Joseph Grimaldi, arguably the first ancestor of the clown we know today, was very well known in the early 1800s. Grimaldi's wild antics on stage and feats of physical comedy became largely associated with him as an off-stage person, according to Smithsonian Magazine, but his life was far from a laugh. "He'd grown up with a tyrant of a stage father; he was prone to bouts of depression; his first wife died during childbirth; his son was an alcoholic clown who'd drank himself to death by age 31; and Grimaldi's physical gyrations, the leaps and tumbles and violent slapstick that had made him famous, left him in constant pain and prematurely disabled," wrote Smithsonian Magazine. "As Grimaldi himself joked, 'I am GRIM ALL DAY, but I make you laugh at night."'

Grimaldi died a penniless alcoholic in 1837, according to Smithsonian Magazine.

Clowns became part of growing circus acts, filling in the time between modern acrobats and tumblers with a throwback of jesters past, but the more time they had to fill, the crazier their antics got, according to Smithsonian Magazine. French literary critic Edmond de Goncourt wrote in 1876, "[T]he clown's art is now rather terrifying and full of anxiety and apprehension, their suicidal feats, their monstrous gesticulations and frenzied mimicry reminding one of the courtyard of a lunatic asylum."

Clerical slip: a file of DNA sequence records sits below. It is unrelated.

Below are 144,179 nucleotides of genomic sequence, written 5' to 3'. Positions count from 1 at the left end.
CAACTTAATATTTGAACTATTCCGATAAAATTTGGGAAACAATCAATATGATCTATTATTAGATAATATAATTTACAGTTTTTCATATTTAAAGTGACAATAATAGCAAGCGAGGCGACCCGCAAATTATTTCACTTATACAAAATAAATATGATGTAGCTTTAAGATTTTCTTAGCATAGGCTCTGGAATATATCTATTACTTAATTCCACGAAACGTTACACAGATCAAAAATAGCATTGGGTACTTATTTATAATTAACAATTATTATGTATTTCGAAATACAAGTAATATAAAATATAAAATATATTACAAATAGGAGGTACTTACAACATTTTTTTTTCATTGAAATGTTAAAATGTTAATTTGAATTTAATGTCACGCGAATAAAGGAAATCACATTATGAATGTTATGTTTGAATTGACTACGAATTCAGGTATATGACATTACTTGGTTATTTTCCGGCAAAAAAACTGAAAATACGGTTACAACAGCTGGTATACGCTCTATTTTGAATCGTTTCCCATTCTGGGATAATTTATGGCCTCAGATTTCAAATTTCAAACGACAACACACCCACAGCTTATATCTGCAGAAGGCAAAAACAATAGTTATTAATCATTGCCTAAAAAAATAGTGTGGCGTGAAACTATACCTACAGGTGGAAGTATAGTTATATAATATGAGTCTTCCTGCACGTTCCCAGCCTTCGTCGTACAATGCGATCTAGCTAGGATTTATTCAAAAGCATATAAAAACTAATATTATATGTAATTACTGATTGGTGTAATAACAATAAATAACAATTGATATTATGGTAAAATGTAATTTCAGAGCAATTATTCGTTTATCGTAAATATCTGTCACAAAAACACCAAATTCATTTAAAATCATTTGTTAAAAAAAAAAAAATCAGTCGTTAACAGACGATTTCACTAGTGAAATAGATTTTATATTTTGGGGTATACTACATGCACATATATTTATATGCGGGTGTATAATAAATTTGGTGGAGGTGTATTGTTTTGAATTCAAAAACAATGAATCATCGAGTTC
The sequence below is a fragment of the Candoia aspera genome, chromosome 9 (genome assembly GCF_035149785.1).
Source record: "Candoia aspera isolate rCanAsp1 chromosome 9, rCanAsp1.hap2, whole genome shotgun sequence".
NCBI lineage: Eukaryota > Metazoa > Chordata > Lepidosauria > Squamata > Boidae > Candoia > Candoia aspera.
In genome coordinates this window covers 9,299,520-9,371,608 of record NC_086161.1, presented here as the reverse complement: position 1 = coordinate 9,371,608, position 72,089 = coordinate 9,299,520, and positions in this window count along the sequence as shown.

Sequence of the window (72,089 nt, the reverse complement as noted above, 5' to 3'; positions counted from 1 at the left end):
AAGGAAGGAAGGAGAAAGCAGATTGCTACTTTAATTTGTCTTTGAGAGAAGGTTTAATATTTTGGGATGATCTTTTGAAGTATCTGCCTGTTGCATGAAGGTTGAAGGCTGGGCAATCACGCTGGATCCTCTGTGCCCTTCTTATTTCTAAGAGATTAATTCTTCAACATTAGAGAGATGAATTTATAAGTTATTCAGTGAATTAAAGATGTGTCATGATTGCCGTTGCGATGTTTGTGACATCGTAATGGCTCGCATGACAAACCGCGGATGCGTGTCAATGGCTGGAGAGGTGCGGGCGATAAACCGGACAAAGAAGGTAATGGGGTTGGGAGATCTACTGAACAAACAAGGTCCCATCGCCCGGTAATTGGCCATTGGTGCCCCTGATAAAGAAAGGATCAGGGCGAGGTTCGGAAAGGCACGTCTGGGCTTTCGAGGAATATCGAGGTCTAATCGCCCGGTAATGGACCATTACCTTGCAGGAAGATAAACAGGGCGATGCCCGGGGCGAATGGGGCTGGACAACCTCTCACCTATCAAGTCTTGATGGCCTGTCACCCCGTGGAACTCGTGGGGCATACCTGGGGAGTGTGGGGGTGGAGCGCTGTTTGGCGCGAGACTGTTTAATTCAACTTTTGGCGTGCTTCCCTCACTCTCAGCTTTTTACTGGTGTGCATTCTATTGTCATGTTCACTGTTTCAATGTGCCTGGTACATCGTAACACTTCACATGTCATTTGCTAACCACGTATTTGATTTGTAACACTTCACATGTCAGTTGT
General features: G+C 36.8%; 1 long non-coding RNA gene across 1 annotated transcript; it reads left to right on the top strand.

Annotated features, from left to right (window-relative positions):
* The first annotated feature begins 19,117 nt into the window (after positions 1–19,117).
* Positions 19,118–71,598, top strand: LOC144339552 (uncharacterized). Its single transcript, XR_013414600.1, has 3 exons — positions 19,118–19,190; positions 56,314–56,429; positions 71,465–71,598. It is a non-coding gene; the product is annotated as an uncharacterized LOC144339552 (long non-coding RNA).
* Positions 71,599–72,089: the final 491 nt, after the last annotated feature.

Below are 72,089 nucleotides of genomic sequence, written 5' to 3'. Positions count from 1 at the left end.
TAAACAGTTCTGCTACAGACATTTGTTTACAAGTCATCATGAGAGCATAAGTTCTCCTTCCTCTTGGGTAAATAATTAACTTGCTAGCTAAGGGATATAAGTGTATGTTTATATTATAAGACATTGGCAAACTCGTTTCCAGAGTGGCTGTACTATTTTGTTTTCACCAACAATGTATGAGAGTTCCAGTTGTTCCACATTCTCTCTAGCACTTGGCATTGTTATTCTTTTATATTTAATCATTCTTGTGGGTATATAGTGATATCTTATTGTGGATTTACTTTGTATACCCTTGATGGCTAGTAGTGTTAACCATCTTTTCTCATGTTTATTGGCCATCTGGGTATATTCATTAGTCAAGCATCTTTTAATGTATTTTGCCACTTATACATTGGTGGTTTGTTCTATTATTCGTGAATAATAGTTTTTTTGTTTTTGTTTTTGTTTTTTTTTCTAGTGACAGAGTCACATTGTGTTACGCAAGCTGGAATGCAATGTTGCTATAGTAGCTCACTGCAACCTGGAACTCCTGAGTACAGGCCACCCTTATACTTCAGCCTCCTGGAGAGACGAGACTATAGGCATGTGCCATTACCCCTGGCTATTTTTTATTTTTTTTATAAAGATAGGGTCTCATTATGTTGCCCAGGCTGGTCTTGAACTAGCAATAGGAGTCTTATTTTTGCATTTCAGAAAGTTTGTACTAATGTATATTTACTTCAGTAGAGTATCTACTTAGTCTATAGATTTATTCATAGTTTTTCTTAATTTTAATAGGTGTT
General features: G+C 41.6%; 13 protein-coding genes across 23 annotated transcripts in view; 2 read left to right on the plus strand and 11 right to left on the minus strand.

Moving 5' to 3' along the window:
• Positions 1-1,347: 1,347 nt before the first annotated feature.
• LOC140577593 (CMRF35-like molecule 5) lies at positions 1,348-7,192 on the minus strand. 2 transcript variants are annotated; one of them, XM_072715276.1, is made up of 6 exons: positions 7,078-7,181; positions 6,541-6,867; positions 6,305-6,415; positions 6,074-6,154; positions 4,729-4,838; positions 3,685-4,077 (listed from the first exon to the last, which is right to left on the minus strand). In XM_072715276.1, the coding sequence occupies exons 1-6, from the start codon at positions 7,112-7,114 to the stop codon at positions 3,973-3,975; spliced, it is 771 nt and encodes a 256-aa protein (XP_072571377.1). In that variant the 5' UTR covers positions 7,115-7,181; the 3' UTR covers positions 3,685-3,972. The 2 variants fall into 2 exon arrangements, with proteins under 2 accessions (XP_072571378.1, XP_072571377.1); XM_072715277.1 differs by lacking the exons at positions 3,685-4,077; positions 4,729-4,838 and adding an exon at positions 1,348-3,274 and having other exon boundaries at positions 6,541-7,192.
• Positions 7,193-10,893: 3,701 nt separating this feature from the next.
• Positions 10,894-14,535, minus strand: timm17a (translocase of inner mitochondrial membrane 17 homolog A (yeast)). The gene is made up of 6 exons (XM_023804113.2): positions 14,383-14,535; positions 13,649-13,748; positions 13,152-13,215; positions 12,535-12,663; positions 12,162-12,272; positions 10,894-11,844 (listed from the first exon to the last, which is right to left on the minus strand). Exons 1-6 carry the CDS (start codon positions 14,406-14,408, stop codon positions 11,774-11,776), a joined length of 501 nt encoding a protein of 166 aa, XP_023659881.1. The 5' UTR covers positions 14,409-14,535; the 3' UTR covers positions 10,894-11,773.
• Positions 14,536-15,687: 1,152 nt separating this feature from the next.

Fast forward to the sad, Depression-era hobo clowns of America which eventually gave way for a bright time for clowns - the 1960s, according to Smithsonian Magazine. Clowns like Clarabell and Howdy Doody's sidekick enjoyed fame and adoration. Bozo the Clown hosted a show that had a 10-year wait for tickets, according to Smithsonian Magazine.

As Bozo made crowds laugh with fake flowers or pies in the face, a clown was besmirching the good name of giggle-makers everywhere: John Wayne Gacy, according to Smithsonian Magazine. Between 1972 and 1978, Gacy killed 35 men. His work as Pogo, the birthday clown, was complete contrast to his murderous reality. "You know... clowns can get away with murder," Gacy said before his arrest, according to Smithsonian Magazine.